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Lobster: A Global History (Edible) Hardcover – April 1, 2011
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About the Author
Elisabeth Townsend lives in Concord, Massachusetts, and writes regularly on food and travel for publications such as the Boston Globe and Gastronomica.
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Top Customer Reviews
No Great Whites are evident in Elisabeth Townsend's Lobster: A Global History, though she does introduce Fiona, "a rare polka-dotted lobster...found near Rockport, Maine in 2004." Also cited are incidents of 45-pound, large-clawed monsters captured in the 1930`s off the Atlantic coast. (None are reported to have sunk ships.) Townsend's entertaining book is filled with facts, history, anecdote, and lively lobster lore. Great recipes are included, but this is not simply a "food book." It falls squarely and successfully in the newly-emerging "Cultural history - foodways" category. The reader becomes a lobster expert, learning about these fascinating creatures in all their numerous incantations. Also communicated is a clear sense of how politics, economics, geography, and ecology intersect at the dinner table.
Melville was pessimistic concerning his whale classification project. He saw it as overwhelming, a never-ending task. Lobsters, like whales, are complicated and mysterious creatures. (This is the nature of Nature and probably Melville's point.) However, Townsend has gone down deep groping after these curious crustaceans. And, she brings them back alive.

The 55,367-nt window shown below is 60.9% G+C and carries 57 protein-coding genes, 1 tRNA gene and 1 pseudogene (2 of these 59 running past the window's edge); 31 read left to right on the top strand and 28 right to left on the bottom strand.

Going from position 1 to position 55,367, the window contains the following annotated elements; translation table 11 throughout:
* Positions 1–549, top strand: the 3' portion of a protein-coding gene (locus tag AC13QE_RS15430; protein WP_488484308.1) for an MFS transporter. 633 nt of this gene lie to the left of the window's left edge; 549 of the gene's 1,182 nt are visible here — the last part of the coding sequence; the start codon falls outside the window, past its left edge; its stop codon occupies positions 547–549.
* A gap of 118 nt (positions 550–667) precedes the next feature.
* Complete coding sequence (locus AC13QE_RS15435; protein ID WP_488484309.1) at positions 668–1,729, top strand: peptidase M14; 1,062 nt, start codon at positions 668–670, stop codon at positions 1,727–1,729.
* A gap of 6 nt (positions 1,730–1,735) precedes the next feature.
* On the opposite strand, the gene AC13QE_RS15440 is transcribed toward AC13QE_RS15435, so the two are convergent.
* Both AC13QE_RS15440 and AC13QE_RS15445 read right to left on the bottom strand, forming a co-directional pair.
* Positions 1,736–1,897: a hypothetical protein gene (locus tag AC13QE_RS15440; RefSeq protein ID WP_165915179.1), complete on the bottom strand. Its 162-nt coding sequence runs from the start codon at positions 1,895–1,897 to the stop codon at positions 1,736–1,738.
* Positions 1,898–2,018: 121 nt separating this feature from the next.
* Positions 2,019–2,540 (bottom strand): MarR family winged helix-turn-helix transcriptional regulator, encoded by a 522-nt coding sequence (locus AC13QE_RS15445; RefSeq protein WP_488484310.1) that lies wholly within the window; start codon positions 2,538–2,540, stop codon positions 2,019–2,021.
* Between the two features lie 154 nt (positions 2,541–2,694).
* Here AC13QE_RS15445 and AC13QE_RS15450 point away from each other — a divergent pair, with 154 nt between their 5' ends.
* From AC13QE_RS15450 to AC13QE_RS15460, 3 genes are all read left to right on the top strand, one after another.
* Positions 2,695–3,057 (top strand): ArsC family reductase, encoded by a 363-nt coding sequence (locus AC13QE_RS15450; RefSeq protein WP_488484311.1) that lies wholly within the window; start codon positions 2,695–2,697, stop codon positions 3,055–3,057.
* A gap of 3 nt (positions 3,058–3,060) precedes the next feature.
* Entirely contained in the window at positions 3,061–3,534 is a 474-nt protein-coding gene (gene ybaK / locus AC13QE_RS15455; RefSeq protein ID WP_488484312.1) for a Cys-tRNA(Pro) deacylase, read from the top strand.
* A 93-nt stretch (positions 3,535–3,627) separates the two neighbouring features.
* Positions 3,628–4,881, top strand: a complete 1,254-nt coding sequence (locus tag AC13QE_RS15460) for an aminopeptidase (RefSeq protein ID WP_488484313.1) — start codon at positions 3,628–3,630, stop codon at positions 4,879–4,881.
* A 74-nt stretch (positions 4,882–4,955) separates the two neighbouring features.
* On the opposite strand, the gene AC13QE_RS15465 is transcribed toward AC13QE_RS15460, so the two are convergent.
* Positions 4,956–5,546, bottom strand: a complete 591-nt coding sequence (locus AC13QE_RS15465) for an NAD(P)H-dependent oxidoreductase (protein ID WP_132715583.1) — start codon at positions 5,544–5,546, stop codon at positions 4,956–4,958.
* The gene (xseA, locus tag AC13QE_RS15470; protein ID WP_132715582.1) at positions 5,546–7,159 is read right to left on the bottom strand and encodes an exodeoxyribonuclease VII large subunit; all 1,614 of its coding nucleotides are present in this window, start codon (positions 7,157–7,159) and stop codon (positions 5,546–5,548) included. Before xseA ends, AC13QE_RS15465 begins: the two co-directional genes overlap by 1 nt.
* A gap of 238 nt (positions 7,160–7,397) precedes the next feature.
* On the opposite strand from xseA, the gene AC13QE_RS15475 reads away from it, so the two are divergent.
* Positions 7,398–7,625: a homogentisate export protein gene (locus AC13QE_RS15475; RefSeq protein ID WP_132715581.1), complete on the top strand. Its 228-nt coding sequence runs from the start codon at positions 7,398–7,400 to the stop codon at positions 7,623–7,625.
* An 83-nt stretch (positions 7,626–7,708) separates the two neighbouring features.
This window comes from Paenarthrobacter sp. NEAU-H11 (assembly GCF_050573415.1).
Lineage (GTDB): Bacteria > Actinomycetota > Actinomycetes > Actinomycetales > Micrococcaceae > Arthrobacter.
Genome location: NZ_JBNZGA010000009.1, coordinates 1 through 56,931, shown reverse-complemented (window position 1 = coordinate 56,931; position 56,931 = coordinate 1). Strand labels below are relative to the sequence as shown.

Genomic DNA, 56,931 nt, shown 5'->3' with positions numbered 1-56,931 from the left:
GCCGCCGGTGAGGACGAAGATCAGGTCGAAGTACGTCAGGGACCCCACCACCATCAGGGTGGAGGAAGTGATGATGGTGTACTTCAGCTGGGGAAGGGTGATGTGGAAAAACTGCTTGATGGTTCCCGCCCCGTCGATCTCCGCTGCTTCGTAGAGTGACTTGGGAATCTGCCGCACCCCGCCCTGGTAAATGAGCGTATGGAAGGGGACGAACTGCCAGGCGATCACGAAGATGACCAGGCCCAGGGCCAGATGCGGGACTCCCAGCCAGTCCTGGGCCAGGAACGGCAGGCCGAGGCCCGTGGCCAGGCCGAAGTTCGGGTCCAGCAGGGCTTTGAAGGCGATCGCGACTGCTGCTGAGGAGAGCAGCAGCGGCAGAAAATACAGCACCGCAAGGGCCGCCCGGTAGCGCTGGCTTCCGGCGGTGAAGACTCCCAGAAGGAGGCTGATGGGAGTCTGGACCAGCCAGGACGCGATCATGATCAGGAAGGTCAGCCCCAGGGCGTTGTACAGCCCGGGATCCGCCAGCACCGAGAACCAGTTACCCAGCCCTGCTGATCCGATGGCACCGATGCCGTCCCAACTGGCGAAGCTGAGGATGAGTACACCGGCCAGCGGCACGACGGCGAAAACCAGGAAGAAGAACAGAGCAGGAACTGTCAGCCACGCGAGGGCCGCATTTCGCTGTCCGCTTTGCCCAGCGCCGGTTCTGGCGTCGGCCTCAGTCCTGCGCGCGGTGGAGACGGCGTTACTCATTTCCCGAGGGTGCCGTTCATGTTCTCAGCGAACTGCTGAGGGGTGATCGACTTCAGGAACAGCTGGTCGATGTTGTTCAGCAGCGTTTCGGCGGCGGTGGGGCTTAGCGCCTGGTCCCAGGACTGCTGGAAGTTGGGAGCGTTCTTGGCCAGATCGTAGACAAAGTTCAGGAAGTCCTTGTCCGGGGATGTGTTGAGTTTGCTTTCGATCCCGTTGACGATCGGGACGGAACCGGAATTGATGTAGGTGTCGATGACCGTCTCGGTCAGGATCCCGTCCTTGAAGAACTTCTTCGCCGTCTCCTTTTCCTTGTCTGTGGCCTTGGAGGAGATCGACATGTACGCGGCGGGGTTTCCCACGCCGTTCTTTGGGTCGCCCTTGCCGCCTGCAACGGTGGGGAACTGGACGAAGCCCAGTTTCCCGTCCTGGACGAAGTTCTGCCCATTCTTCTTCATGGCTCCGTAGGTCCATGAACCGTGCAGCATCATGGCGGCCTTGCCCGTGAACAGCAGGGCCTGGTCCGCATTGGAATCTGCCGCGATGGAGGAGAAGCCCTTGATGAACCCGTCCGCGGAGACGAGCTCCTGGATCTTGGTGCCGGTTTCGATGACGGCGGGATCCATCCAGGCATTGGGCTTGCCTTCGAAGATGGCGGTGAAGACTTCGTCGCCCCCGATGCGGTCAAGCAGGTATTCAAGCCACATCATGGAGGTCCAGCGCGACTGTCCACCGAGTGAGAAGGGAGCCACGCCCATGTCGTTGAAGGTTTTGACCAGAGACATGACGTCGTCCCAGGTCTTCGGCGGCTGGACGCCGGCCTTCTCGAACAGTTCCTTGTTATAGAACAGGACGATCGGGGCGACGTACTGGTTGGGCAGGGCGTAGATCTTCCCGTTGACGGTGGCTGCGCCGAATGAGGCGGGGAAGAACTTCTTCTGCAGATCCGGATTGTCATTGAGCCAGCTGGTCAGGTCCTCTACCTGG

The book is replete with fascinating anecdotes and factoids. Who wouldn't be amazed at Diamond Jim Brady's appetite for lobsters? Townsend's description of his eating habits brings alive the excesses of our very own American Gilded Age. You also meet the lobstermen "down Maine" who remind us what a precious resource these crustaceans are. And you learn why some lobsters are clawed and others are not.
The author has included a awesome range of fabulous illustrations that emphasize the ubiquitous and timeless nature of these ancient creatures. Her excellent index reflects the long worldwide history of the lobster. There is no doubt you will enjoy the wonderful section on recipes for lobster; don't miss Lobster Tail Souffle in the Shell (from South Africa).
Townsend is an author who cares deeply about the sustainability of flora and fauna, and she reminds us that the future of lobsters lies directly in our hands. Citing a variety of information, she provides us with tools that we can use to ensure these strange and succulent denizens of the deep remain with us. The first step is to read and savor this delightful publication.
Townsend also wades into delicate subjects, such as whether lobsters feel pain when being cooked, and covers perspectives on how to treat lobsters humanely as they make their journey from the ocean to our tables.
And this book is fun to read: you'll find discussion-worthy points, such as Townsend's description of a two-story lobster shucking machine, called The Big Mother Shucker. And she avoids guilt tripping the reader as she addresses issues about lobster sustainability.
The book concludes with numerous easy (and different) recipes for cooking and serving lobsters.
All in all, a very satisfying read!
On this last point, Townsend makes an observation I'd never thought of: that lobster is practically the last food that we non-hunting types routinely kill ourselves and then eat. When was the last time a food book made you stop and really think about yourself and your world?
The book is lavishly illustrated with photographs and paintings (lobsters are a major theme in art, in turns out), and is a pleasure to read. In the back are historic recipes going back all the way to Rome; as well as a few special ones from around the world today.
It turns out lobsters have a rich global history, and this book does an elegant job bringing this into focus for general and foodie readers alike.